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This is a fork of browser_cookie
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.gitignore initial fork Apr 26, 2015
LICENSE Initial commit Apr 26, 2015 initial fork Apr 26, 2015
README Support chrome >= 56 Apr 30, 2018 Add cookie file creation to Aug 6, 2018 Support profiles for firefox dev edition Apr 29, 2019 Bump version Apr 30, 2019

This is a python3 fork of Richard Penman's Browser Cookie

Browser Cookie

  • What does it do? Loads cookies used by your web browser into a cookiejar object.
  • Why is it useful? This means you can use python to download and get the same content you see in the web browser without needing to login.
  • Which browsers are supported? Currently Chrome and Firefox.
  • How are the cookies stored? In a sqlite database in your home directory.



    pip3 install browser-cookie3


Here is a dangerous hack to extract the title from a webpage:

>>> import re
>>> get_title = lambda html: re.findall('<title>(.*?)</title>', html, flags=re.DOTALL)[0].strip()

And here is the webpage title when downloaded normally:

>>> import urllib2
>>> url = ''
>>> public_html = urllib2.urlopen(url).read()
>>> get_title(public_html)
'Git and Mercurial code management for teams'

Now let's try with browser_cookie3 - make sure you are logged into Bitbucket in Firefox before trying this example:


>>> import browser_cookie3
>>> cj = browser_cookie3.firefox()
>>> opener = urllib2.build_opener(urllib2.HTTPCookieProcessor(cj))
>>> login_html =
>>> get_title(login_html)
'richardpenman / home &mdash; Bitbucket'

You should see your own username here, meaning the module successfully loaded the cookies from Firefox.

Here is an alternative example with requests, this time loading the Chrome cookies. Again make sure you are logged into Bitbucket in Chrome before running this:


>>> import browser_cookie3
>>> import requests
>>> cj =
>>> r = requests.get(url, cookies=cj)
>>> get_title(r.content)
'richardpenman / home &mdash; Bitbucket'

Alternatively if you don't know/care which browser has the cookies you want then all available browser cookies can be loaded:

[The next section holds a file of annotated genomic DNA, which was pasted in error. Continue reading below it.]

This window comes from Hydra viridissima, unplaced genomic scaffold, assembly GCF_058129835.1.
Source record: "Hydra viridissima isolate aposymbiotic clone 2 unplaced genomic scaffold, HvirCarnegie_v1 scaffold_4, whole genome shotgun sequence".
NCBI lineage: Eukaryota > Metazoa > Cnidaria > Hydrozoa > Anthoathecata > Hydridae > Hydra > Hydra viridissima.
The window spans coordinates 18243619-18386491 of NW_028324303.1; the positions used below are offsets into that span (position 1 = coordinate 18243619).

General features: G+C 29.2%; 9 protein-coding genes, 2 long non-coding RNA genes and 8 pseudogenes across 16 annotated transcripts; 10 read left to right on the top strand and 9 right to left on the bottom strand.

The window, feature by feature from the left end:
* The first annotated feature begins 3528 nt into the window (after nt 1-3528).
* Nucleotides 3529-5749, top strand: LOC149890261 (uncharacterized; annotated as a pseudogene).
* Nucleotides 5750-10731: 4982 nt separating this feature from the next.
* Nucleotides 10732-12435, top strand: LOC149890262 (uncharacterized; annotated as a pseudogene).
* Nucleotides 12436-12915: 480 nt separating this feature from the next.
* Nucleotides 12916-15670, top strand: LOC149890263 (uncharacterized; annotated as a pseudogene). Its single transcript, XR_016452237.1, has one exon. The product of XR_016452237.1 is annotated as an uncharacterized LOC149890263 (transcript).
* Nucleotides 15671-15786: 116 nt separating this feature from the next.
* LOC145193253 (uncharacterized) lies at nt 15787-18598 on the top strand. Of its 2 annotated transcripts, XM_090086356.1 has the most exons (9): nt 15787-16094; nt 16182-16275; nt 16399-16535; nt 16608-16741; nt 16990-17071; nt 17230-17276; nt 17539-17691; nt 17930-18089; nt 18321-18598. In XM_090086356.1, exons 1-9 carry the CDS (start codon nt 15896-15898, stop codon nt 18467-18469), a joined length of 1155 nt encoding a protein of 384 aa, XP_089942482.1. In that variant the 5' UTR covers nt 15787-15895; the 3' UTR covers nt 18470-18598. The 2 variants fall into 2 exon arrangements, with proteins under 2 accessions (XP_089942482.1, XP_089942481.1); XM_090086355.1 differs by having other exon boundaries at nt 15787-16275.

>>> import browser_cookie3
>>> import requests
>>> cj = browser_cookie3.load()
>>> r = requests.get(url, cookies=cj)
>>> get_title(r.content)
'richardpenman / home &mdash; Bitbucket'

Alternatively if you are only interested in cookies from a specific domain, you can specify a domain filter.


>>> import browser_cookie3
>>> import requests
>>> cj ='')
>>> r = requests.get(url, cookies=cj)
>>> get_title(r.content)
'richardpenman / home &mdash; Bitbucket'

Fresh cookie files

Creating and testing a fresh cookie file can help eliminate some possible user specific issues. It also allows you to upload a cookie file you are having issus with, since you should never upload your main cookie file!

Chrome and chromium

For linux and assumably mac:

Run google-chrome-stable --user-data-dir=browser_cookie3 #replace google-chrome-stable with your command to start chrome/chromium and when you close the browser you will have a new cookie file at browser_cookie3/Default/Cookies

If you want to share a cookie file then visit some site that will generate cookie (without logging in!), example will save cookies after you accept the GDPR notice.


So far the following platforms are supported:

  • Chrome: Linux, OSX, Windows
  • Firefox: Linux, OSX, Windows

Testing Dates

OS Chrome Firefox
Mac 1/6/16 1/6/16
Linux 1/6/16 1/6/16
Windows 1/6/16 n/a

However I only tested on a single version of each browser and so am not sure if the cookie sqlite format changes location or format in earlier/later versions. If you experience a problem please open an issue which includes details of the browser version and operating system. Also patches to support other browsers are very welcome, particularly for Chrome and Internet Explorer on Windows.


Special thanks to Nathan Henrie for his example of how to decode the Chrome cookies.

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